Now, Ottawa is offering to cover the provincial share to bring its own contribution up to $10,000 per grant. Stakeholders say that means the number of grants will be reduced, lessening the impact of the program, because the federal government isn’t offering up any additional funds.

“We are saddened that the provinces may not participate in the program but are pleased to see that the federal government is still moving ahead, although the number of people that will be helped and trained will be cut due to the lack of co-operation,” said Serge Buy, the head of the National Association of Career Colleges.

Note to readers: This is a corrected story. A previous version said Jason Kenney was participating in conference calls with the provinces and territories on Wednesday and Friday.


Kenney accepts provinces can’t match Canada Job Grant, seeks solution

  1. So there is at least one Conservative minister with at least a little bit of intelligence? Will wonders never cease? Maybe the comment is premature.

    • I think he is a gullible or crooked bozo or both.

      If you take $1 from 50,000 people to buy one $50,000 job have your really created a job?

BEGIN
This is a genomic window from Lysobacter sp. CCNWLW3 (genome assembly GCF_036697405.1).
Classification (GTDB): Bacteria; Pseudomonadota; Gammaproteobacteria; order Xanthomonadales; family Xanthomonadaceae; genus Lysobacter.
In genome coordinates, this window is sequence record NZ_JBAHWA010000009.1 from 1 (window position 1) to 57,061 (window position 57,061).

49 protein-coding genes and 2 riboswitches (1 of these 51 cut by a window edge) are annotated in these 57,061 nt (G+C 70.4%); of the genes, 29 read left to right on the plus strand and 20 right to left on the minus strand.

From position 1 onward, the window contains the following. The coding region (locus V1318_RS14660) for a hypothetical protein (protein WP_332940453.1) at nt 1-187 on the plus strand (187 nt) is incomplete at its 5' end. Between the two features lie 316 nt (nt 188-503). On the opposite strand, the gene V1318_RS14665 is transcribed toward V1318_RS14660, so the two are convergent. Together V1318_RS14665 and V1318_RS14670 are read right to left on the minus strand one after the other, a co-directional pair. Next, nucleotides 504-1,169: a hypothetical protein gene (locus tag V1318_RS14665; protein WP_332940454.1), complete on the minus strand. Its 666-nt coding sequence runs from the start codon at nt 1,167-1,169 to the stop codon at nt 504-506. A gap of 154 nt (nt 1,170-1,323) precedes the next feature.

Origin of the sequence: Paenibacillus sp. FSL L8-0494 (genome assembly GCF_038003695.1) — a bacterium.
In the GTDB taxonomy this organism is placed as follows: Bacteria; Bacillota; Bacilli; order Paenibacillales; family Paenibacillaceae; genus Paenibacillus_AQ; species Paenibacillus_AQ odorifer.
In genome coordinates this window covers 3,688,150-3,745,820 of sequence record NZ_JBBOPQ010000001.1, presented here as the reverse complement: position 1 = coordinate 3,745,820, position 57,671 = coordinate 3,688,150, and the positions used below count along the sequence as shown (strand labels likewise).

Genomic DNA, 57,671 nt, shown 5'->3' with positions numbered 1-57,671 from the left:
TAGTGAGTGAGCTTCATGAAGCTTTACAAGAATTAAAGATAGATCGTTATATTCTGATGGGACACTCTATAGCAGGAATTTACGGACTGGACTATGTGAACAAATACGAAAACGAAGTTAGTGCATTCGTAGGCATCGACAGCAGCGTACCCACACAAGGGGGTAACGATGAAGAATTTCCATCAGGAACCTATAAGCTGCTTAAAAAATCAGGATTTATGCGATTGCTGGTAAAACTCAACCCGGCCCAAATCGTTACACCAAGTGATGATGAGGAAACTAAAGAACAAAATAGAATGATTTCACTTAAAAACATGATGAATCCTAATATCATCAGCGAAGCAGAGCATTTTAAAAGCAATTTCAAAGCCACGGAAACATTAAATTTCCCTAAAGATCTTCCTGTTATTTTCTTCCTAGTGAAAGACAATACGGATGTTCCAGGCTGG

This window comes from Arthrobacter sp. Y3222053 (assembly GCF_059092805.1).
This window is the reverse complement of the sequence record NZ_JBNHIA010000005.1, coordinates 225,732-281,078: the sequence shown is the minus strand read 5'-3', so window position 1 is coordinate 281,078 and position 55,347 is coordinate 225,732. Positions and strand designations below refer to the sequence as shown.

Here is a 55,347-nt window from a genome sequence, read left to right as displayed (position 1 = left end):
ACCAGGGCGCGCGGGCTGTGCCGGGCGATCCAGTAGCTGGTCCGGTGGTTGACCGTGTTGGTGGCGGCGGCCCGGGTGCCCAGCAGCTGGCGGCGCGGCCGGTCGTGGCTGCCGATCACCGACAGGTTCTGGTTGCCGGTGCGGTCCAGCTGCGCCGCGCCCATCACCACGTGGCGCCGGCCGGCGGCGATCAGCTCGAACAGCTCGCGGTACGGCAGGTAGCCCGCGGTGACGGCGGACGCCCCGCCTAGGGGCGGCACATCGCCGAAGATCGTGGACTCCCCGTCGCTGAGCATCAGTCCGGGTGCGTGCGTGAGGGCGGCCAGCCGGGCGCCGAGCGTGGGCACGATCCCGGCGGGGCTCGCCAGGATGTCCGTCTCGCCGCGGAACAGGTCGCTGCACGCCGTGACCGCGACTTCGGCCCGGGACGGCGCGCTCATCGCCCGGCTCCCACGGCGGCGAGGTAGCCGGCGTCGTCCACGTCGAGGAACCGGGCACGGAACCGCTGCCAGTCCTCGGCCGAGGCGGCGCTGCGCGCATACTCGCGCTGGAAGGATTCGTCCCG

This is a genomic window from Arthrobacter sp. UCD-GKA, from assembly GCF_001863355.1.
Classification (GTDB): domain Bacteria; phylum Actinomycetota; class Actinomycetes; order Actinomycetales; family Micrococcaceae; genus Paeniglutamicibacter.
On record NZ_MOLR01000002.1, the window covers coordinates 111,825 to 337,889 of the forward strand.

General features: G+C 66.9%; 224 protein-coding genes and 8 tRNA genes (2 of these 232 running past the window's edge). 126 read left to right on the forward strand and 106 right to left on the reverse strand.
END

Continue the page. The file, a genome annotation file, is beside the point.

I submit no. As 50,000 people will collectively spend $50,000 less on someone else’s job. -1 +1 = 0 jobs created.

      Best way to create jobs is to lower taxes and let money circulate to create jobs. The more money circulates before it is taxed out increases economic job creation without the union governemtn tax me more bloat. And more government doesn’t work, as it means us, our kids and grand kids will have less to spend on other peoples jobs.

      Its sort of why domestic people are not having enough kids to keep this country in a growing population, we are all too taxed supporting government kids to have our own.

      • You submit no because you’re horribly ignorant. 50,000 people losing a buck means those people don’t purchase one chocolate bar — in a full year — that they might have purchased otherwise. The candy-bar companies don’t even notice this reduction in business.. it’s a decimal point below their significant digits.

        One additional job, however, means one person now has the opportunity to purchase a whole lot of things they wouldn’t otherwise. Including possibly qualifying for bigger ticket items, where purchasing a single one is a noticable effect in our economy, and that’s without even considering the effect on our economy it has getting that person off of welfare and hopefully doing something that is productive and can help other businesses magnify their own activities.

        Seriously man, learn about economies of scale. You make yourself look dumber every time you post this crap.

  2. Kenney, lets get a real solution and not just another Ottawa bloat for union cards program that fails.